In the March issue of The Atlantic, David Brooks writes a provocative and compelling article about the nuclear family. He thinks it is a huge problem.
He summarizes the changes in family structure over the past century, saying: “We’ve made life freer for individuals and more unstable for families. We’ve made life better for adults but worse for children. We’ve moved from big, interconnected, and extended families, which helped protect the most vulnerable people in society from the shocks of life to smaller detached nuclear families (a married couple and their children), which give the most privileged people in society room to maximize their talents and expand their options. The shift from bigger and interconnected extended families to smaller and detached nuclear families ultimately led to a familiar system that liberates the rich and ravages the working class and the poor.”
Brooks lists many cons of the nuclear family, including the absence of extended family to function as a safety net when challenges arise, the socializing force of having extended family close by and lack of resilience.
On the surface, one might conclude that he is onto something, which he may well be, but is the nuclear family really the problem or is there something else at play?
Scott Stanley, research professor at the University of Denver, questions whether the nuclear family is the real villain in Brooks’ article.
“Disconnection and isolation are his real targets,” writes Stanley. “To me, the nuclear family seems like a passenger along for the ride in a car leaving the scene of the crimes Brooks describes—when the car is driven by us. By us, I mean most of us, motivated for our desires for autonomy and freedom.” He continues, “A lot of the problems we see may be caused by what most people want—even if those things also have downsides for individuals and society.”
In another response, Kay Hymowitz, William E. Simon Fellow at the Manhattan Institute, examines the past and finds that scholars basically agree that the nuclear family household has been the “dominant form” in Western Europe and the United States since the dawn of the industrial era… the anomaly was the extended family, not the nuclear family.
“As demographics changed, the dominant family form did not,” writes Hymowitz. “Rising life expectancy and falling fertility starting in the latter half of the 19th century meant more surviving grandparents available for smaller numbers of couple households. But the share of households with extended families stayed more or less the same. It seems that people preferred the privacy and independence of the nuclear form – despite all its disadvantages.”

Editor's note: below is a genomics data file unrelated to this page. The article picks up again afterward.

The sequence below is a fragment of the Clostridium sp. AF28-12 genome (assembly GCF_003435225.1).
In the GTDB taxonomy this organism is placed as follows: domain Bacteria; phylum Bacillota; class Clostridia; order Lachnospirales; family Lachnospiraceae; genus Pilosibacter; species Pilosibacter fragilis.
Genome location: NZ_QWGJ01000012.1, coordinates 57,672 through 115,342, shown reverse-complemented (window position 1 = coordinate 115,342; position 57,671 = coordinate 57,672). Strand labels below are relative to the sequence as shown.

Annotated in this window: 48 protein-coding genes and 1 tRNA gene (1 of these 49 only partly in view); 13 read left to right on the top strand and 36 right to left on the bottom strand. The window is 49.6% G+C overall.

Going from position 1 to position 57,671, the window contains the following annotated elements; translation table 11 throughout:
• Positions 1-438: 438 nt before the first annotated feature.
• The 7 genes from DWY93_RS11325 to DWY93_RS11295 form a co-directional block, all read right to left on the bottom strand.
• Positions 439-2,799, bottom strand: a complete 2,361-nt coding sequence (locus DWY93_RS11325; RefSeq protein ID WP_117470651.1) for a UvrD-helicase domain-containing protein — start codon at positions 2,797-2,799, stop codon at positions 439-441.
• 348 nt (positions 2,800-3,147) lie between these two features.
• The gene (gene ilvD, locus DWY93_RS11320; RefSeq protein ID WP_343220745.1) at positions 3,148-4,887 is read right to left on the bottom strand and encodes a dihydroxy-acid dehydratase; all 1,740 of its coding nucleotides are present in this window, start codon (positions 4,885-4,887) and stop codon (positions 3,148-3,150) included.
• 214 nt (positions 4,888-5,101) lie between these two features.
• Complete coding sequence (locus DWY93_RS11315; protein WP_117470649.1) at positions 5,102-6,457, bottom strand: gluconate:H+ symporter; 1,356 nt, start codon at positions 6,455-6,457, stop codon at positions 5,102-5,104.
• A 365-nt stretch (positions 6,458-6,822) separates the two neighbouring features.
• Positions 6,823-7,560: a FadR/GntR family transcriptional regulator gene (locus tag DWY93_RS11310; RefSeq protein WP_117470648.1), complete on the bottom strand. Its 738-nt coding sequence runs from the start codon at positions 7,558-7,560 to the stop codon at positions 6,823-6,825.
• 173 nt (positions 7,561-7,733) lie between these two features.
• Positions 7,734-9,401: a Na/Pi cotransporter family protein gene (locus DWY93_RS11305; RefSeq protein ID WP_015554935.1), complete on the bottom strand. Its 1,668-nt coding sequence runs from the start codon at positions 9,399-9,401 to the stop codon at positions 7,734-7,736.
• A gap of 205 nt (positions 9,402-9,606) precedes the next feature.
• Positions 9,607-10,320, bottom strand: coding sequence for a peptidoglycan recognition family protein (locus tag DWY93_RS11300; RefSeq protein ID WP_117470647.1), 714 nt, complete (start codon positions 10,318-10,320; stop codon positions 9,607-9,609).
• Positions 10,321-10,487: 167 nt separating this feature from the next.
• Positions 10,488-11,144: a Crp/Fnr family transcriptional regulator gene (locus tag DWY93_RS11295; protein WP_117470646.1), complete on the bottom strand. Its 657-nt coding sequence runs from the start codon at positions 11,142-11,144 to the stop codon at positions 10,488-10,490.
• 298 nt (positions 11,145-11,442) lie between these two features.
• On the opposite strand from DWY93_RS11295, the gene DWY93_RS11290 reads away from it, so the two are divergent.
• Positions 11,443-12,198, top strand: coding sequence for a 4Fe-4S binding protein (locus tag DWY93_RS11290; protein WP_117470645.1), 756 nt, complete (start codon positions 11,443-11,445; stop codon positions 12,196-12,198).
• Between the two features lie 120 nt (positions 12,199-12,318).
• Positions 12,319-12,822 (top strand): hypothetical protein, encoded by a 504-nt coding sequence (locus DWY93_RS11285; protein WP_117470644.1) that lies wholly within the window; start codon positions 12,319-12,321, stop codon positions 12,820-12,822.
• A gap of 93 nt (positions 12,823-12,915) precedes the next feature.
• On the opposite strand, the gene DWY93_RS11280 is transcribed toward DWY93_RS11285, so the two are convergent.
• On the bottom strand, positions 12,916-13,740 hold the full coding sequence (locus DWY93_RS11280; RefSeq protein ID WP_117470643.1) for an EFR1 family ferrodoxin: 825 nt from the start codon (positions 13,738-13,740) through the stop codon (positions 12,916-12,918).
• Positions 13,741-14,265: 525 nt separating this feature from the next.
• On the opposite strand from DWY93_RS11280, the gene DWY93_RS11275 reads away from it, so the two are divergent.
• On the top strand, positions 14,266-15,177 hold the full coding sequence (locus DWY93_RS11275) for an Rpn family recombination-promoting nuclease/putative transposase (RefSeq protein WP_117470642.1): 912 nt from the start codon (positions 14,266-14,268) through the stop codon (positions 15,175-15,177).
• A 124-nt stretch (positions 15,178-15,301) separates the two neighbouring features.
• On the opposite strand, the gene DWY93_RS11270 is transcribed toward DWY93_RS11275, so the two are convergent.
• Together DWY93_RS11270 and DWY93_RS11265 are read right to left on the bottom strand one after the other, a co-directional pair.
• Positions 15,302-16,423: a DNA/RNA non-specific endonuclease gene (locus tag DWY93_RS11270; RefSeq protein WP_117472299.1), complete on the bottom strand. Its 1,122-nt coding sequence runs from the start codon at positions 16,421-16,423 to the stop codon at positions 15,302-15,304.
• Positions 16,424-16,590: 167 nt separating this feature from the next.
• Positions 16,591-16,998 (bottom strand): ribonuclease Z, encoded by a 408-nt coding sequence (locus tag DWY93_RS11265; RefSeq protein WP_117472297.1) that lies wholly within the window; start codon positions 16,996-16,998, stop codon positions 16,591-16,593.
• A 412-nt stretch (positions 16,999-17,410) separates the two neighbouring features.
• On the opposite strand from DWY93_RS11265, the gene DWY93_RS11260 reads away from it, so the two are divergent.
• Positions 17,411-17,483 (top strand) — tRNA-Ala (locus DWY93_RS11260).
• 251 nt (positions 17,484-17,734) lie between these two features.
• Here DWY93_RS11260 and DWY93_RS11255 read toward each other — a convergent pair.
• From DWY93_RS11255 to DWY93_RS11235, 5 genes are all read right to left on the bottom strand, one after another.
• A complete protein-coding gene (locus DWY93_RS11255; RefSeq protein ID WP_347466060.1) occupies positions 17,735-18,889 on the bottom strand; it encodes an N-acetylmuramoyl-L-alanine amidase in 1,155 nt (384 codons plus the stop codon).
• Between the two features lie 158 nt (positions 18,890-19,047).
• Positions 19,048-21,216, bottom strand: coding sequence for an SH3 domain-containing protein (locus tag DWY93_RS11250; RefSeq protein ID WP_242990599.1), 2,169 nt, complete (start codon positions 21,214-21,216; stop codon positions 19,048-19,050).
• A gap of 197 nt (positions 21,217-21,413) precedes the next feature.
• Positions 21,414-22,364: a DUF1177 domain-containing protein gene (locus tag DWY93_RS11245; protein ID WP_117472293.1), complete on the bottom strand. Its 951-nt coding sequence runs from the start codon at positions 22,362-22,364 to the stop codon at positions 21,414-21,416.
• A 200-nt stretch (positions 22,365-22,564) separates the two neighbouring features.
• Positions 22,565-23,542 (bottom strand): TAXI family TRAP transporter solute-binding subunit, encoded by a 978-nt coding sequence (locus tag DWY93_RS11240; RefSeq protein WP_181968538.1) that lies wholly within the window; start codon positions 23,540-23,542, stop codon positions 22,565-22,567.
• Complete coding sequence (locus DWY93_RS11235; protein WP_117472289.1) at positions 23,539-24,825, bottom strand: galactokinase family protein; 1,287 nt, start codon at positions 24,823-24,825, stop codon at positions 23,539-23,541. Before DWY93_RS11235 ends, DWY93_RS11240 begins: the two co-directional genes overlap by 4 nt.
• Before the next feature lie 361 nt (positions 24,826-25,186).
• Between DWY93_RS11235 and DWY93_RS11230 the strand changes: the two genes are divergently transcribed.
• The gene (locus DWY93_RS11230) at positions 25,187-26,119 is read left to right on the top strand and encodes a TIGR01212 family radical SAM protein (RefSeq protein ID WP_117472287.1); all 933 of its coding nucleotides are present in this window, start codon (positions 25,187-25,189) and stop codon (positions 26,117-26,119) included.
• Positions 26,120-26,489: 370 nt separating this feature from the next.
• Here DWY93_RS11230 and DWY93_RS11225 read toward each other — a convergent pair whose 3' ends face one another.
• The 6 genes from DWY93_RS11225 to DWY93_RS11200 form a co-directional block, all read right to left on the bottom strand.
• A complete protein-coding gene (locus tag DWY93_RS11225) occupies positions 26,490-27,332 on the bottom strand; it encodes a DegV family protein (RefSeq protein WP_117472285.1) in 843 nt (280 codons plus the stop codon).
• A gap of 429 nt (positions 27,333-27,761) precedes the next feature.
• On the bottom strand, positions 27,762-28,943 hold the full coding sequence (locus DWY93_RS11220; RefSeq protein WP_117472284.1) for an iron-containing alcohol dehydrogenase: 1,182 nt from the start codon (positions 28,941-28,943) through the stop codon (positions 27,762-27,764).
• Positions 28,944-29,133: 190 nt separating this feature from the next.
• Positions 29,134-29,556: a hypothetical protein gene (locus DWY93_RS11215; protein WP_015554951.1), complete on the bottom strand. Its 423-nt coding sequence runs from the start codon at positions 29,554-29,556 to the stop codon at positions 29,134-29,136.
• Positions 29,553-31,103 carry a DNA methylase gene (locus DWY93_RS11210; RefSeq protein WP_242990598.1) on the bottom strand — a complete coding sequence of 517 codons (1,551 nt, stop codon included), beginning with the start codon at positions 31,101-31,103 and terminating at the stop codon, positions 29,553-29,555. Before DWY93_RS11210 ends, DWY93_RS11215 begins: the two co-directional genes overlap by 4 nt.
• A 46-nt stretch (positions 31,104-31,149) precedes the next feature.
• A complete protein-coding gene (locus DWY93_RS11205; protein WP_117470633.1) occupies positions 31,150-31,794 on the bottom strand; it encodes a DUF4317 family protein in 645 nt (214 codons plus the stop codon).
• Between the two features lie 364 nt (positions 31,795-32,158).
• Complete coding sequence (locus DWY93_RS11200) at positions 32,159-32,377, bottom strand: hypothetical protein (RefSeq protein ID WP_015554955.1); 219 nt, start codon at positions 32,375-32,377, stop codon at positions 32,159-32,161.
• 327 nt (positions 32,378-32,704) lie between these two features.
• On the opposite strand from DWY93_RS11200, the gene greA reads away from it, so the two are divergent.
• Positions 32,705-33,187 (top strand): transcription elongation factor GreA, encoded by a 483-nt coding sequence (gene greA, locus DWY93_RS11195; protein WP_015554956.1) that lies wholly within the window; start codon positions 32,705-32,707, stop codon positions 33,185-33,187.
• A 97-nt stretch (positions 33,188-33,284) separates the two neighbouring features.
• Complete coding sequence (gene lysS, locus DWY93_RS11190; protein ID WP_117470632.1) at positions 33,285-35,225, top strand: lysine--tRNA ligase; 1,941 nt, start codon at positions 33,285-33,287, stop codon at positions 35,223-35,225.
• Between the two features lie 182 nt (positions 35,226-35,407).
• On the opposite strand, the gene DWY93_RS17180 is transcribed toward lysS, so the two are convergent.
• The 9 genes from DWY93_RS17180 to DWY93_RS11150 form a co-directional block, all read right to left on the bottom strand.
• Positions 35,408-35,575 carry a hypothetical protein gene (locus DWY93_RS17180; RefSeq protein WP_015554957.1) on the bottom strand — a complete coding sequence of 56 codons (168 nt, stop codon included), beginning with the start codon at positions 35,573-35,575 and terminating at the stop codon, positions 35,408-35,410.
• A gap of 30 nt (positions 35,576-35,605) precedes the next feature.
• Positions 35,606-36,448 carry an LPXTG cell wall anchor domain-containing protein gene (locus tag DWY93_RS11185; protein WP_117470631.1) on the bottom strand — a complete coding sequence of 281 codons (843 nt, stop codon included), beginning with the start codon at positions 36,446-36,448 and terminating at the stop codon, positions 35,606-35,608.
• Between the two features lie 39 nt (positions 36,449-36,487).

Bottom line, what Brooks seems to be espousing is that in order for children and adults to really thrive, we need to bring back the extended family – whether people are related or not.
Brooks suggests there are plenty of examples of those who have moved from nuclear families to forged families. He gave Common as an example, which is a real estate development company that operates more than 25 co-housing communities where young singles can live in separate sleeping spaces with shared communal areas.
The big question is, does this really address the problem Brooks’ narrative highlights – disconnection and isolation?
There is nothing legally binding that keeps the people in these communities from coming and going. People move for various reasons – job transitions, marriage, divorce, etc., so it still doesn’t address the root problem.
In general, human beings are relational by nature and thrive on connectedness. Whatever our family form looks like, how do we create intentional community in a society that seems to have a strong bent toward isolation?
Regardless of your situation, you can deliberately and persistently build a tribe around you that will create the safety net extended families might fill. In the past, communities of faith often helped to fill this void and it is still true today for those who choose to be active in a community. Neighbors can also help create a safety net, but one has to be willing to establish and maintain relationships with those around them. School and work present opportunities as well for connection and networking to build your community.
Perhaps you are fortunate enough to have vast social capital, but chances are pretty great that others around you don’t. As a part of a larger community, we all have some responsibility to help others connect if we really are about helping people thrive.
This article was originally published in the Chattanooga Times Free Press on February 22, 2020.
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